Welcome to the second installment of The Three Types of Fictional Worlds (click the link here if you missed my post on actual places and how to make them awesome in your story). We’re going to be looking at alternative realities or alternative universes (forever shortened to AR for the remainder of this post). AR’s are found endlessly on Tumblr (my favorite thread for this is the space orc series or the humans in space). They also give us space to question problems in our society and present solutions that can be feasible in our own world.
This is where I tie in those two posts on science fiction and fantasy. Both of those genres use this in their stories. One could even argue that you use this type of world building in science fiction more than you use it in fantasy. However, you can see it used in both.
So, here’s how today is going to work. We’re going to define what an AR is, what an AU (alternate universe) is and what a parallel universe is. . We’re also going to look at the definition of a parallel universe and break it down. Then we’ll go through how to make this AU awesome for your readers.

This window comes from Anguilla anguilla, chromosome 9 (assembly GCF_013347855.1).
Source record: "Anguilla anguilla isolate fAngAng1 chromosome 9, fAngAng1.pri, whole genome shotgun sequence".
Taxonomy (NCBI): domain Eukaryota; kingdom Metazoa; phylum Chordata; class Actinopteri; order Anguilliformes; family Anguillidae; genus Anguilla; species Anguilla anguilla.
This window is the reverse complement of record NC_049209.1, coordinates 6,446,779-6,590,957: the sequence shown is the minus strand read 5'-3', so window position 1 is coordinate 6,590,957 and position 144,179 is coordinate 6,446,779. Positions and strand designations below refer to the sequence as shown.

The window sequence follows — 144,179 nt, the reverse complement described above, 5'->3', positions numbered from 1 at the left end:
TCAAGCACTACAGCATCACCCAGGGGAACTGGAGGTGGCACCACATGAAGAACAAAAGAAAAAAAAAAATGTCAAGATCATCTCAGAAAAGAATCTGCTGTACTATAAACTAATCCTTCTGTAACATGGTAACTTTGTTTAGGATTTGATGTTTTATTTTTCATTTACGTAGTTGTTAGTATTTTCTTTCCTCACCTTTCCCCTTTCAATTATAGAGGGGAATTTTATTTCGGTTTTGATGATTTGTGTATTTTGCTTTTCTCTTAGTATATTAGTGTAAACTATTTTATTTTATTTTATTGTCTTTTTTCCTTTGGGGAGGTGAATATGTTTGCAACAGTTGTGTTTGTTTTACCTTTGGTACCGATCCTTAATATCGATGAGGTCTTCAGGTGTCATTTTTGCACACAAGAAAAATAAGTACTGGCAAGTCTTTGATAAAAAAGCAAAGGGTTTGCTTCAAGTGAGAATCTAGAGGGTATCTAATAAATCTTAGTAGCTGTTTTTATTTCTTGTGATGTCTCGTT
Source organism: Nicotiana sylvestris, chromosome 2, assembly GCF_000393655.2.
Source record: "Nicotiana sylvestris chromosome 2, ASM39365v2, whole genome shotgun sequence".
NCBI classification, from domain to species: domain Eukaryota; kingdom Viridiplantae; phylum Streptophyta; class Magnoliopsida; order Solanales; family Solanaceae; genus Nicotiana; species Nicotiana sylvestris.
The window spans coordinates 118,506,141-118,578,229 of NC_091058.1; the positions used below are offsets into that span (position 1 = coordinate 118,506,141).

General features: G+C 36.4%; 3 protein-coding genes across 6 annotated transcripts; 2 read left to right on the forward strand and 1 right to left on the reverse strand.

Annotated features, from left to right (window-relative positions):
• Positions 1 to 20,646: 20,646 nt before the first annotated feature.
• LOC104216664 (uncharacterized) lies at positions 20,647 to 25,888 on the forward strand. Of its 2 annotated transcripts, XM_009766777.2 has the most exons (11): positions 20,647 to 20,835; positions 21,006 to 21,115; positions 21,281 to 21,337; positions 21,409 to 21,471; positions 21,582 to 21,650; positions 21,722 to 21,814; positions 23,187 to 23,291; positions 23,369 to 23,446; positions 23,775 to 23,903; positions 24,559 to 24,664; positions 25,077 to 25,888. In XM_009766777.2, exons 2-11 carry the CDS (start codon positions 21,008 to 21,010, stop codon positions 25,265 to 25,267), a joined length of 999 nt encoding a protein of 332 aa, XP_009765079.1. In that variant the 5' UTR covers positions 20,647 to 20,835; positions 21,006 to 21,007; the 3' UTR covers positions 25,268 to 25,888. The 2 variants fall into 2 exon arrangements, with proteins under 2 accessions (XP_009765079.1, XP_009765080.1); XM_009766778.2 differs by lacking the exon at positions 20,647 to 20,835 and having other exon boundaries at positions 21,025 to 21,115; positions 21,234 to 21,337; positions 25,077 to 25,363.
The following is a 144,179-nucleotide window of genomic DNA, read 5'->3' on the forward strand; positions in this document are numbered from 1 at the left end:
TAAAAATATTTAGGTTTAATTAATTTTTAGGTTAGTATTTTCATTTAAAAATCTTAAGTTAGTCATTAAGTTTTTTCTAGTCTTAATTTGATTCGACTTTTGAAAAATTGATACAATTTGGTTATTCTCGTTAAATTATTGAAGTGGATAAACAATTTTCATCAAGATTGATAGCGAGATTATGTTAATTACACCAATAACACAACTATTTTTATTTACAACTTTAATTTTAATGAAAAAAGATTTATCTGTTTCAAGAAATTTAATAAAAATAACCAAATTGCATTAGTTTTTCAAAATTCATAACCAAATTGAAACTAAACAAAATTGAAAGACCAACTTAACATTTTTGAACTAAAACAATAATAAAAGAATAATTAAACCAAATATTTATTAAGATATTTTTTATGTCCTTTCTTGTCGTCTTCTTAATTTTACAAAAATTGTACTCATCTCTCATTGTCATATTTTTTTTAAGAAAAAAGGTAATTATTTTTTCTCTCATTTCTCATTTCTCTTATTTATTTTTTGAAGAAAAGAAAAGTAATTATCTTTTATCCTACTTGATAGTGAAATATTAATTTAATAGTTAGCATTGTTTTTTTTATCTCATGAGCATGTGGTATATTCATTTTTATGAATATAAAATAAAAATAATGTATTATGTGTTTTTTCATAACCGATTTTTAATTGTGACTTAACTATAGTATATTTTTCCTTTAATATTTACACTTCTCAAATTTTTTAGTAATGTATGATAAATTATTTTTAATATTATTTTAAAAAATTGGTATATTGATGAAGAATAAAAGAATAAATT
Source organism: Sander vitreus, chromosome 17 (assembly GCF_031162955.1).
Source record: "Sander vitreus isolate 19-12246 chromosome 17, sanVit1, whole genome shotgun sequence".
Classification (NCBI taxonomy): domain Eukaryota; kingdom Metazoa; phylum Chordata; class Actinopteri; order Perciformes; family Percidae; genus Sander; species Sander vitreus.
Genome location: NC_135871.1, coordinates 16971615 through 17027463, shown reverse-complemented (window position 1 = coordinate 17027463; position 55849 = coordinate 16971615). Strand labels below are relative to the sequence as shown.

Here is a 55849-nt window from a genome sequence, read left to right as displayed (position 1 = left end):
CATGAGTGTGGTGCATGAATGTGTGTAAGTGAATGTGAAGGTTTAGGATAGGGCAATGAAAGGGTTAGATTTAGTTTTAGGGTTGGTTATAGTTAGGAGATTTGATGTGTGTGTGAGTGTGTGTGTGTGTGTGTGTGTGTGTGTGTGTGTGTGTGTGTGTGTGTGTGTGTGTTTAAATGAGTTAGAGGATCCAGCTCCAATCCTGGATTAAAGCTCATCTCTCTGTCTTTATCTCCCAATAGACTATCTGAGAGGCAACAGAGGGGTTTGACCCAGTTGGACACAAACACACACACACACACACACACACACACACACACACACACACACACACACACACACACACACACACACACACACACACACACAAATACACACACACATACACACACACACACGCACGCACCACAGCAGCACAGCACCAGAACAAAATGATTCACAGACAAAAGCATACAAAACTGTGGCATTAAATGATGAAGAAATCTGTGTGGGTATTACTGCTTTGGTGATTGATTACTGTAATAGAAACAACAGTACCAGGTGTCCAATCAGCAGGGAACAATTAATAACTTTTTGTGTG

Alright, we’ll dive right into the definitions of today’s program. Let’s start off with:
Alternative Reality: The phrase often serves as a synonym for a parallel universe.
Alternate Universe: fiction by fan authors that deliberately alters facts of the canonical universe they are writing about.
1. (in quantum mechanics) a universe theorized as existing alongside our own, although undetectable.
1.1. (in fantasy or science fiction) a world conceived of as coexisting with and having certain similarities to the known world but different from it in some fundamental way.